779 F2d 52 Progressive Casualty Insurance Company v. Marketfinders Inc
779 F.2d 52
PROGRESSIVE CASUALTY INSURANCE COMPANY, Plaintiff-Appellant,
MARKETFINDERS, INC., Defendant-Appellee.
United States Court of Appeals, Sixth Circuit.
NOTICE: Sixth Circuit Rule 24(c) states that citation of unpublished dispositions is disfavored except for establishing res judicata, estoppel, or the law of the case and requires service of copies of cited unpublished dispositions of the Sixth Circuit.
REVERSED AND REMANDED
E.D.Mich., 577 F.Supp. 301
ON APPEAL FROM THE UNITED STATES DISTRICT COURT FOR THE EASTERN DISTRICT OF MICHIGAN
BEFORE: LIVELY, Chief Judge; CONTIE and WELLFORD, Circuit Judges.
The only question in the appeal of this diversity case is whether the district court properly limited the plaintiff's measure of damages. Progressive Casualty Insurance Company (Progressive) sought a declaratory judgment concerning its rights and liabilities with respect to a liquor liability policy issued to Sophie Bieke. The complaint also sought full indemnity for Progressive from Marketfinders for any amount Progressive might be required to pay or expend because of litigation under the Bieke policy. Marketfinders brought in its subproducer Greater Detroit Agency as a third party defendant.
Bieke was sued under the Michigan dram shop law for personal injuries suffered during the second policy year and demanded that Progressive defend the action. Progressive claimed the Bieke policy had been cancelled, but undertook defense of the action under a reservation of rights when Bieke denied having executed the 'Lost Policy Cancellation Release' upon which Progressive was relying. Progressive eventually settled the personal injury case against Bieke for $50,000 and expended $5,492 in costs and attorney fees. These expenditures then became the ad damnum in the case against Marketfinders.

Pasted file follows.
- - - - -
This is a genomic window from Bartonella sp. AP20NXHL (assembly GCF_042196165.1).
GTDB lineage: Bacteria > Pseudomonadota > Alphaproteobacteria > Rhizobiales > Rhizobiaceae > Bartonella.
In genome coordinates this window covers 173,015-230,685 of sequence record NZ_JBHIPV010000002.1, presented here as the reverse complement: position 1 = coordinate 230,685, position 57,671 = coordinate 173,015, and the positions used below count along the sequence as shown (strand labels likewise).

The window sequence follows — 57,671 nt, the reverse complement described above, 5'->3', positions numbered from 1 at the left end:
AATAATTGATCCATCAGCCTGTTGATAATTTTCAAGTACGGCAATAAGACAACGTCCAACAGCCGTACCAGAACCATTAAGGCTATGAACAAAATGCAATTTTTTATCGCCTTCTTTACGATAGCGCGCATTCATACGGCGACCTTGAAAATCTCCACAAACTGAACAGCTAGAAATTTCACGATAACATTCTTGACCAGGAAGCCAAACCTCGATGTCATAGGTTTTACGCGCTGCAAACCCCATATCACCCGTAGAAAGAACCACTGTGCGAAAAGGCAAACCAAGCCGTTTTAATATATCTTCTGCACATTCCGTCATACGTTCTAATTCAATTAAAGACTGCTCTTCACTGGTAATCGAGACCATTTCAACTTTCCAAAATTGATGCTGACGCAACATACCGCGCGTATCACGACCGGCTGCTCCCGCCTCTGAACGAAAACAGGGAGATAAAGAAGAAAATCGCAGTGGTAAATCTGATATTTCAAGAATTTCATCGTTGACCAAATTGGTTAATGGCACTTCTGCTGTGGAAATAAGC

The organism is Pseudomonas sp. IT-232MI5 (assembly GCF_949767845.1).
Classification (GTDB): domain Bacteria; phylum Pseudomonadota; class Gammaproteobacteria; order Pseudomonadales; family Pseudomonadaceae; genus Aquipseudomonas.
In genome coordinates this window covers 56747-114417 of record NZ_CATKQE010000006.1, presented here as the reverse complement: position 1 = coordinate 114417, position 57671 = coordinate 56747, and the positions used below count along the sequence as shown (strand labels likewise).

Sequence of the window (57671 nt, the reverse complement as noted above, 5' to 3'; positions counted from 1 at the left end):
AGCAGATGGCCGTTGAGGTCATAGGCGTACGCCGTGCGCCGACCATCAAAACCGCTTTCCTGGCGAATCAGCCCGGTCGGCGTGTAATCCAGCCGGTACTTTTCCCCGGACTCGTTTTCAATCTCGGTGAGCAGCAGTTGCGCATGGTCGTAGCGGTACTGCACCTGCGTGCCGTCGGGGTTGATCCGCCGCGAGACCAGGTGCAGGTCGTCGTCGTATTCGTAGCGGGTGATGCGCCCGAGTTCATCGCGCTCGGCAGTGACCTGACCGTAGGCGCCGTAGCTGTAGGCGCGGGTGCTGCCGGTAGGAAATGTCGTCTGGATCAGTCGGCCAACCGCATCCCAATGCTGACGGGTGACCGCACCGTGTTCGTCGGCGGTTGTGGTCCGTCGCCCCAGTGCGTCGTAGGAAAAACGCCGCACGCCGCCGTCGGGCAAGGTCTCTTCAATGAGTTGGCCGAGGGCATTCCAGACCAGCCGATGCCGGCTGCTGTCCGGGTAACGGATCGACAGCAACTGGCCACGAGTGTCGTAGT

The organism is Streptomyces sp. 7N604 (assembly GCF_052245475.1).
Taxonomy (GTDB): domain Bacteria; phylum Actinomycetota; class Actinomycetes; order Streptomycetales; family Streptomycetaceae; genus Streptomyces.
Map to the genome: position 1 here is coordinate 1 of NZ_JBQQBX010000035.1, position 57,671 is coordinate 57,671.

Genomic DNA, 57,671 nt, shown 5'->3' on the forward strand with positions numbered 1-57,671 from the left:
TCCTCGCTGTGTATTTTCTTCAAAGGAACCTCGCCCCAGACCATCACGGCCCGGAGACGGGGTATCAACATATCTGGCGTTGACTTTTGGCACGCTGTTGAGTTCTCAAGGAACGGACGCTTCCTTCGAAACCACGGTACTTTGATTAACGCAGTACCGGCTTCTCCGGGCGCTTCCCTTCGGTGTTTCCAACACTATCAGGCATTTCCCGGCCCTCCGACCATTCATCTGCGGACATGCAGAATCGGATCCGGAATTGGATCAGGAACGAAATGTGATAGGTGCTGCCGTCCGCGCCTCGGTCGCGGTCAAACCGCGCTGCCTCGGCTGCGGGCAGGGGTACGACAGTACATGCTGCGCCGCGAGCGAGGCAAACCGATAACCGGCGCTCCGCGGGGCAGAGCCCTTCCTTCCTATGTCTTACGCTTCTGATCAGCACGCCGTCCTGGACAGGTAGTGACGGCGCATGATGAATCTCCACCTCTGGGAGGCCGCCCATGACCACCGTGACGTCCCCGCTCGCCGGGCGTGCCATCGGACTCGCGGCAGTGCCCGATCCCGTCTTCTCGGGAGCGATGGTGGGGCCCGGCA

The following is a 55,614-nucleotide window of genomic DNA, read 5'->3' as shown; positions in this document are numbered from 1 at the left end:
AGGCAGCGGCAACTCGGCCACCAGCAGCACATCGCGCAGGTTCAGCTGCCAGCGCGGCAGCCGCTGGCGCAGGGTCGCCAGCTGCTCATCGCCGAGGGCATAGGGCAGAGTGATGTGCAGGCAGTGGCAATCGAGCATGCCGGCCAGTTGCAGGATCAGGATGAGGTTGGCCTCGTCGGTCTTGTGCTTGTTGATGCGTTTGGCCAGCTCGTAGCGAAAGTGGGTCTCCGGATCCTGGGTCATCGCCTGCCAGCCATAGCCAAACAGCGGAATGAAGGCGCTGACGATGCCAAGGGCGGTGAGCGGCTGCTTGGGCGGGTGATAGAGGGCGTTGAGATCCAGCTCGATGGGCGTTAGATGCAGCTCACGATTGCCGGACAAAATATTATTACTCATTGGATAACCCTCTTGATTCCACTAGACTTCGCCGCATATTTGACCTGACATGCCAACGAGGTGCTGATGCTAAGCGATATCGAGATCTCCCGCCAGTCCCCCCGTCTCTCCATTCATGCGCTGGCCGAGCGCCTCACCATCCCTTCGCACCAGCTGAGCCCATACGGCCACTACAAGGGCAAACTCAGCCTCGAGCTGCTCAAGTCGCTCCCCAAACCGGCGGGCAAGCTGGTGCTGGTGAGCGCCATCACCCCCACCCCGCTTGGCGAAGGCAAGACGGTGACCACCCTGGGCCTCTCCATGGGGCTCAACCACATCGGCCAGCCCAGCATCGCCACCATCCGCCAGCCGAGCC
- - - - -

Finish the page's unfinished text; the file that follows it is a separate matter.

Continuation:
When the Bieke policy was written Marketfinders was the managing general agent for Progressive in Michigan. Marketfinders' subproducer Greater Detroit Agency requested the coverage for Bieke. A three year policy was issued by Progressive, effective December 29, 1975, and the first year's premium was paid in advance. Two additional annual premiums were to be paid on the policy anniversary date in 1976 and 1977. On December 3, 1976 Progressive notified Marketfinders by letter that it was terminating their contractual relationship. Greater Detroit Agency was not notified of this change. The letter instructed Marketfinders on how the various classifications of policies were to be handled. With respect to continuing three-year policies, it provided:
Either the premium or cancellation evidence in the form of a cancellation notice, returned policy, or lost policy release signed by the insured should be submitted to Progressive fifteen days prior to the anniversary date of the policy. If no premium or cancellation evidence is received by Progressive, cancellation will be initiated by the Home Office.
At trial no one disputed that the lost policy cancellation release which bore Bieke's name was a forgery, but no party was able to show conclusively who was responsible for it. Progressive produced an internal document which purported to show that the Bieke policy was cancelled on December 28, 1977. While Progressive claimed it cancelled pursuant to the forged cancellation release, its copy of the release was not date-stamped and Marketfinders argued that Progressive never proved it had the release prior to the time of the suit against Bieke. Marketfinders took the position that it neither forwarded the second year premium nor submitted a lost policy release and thus had no duty with respect to cancellation of the policy. The letter of termination, according to Marketfinders, gave it the option of doing nothing about the Bieke policy and relying on the sentence of its instructions which stated, 'If no premium or cancellation evidence is received by Progressive, cancellation will be initiated by the Home Office.' Progressive argued that Marketfinders misled it by submitting a forged cancellation release and created a situation where the insured could require it to defend and pay, though it had cancelled the policy in good faith. There was no evidence that either Bieke or Greater Detroit received notice that the policy was cancelled. There was also no evidence that the second year's premium on the Bieke policy was ever paid.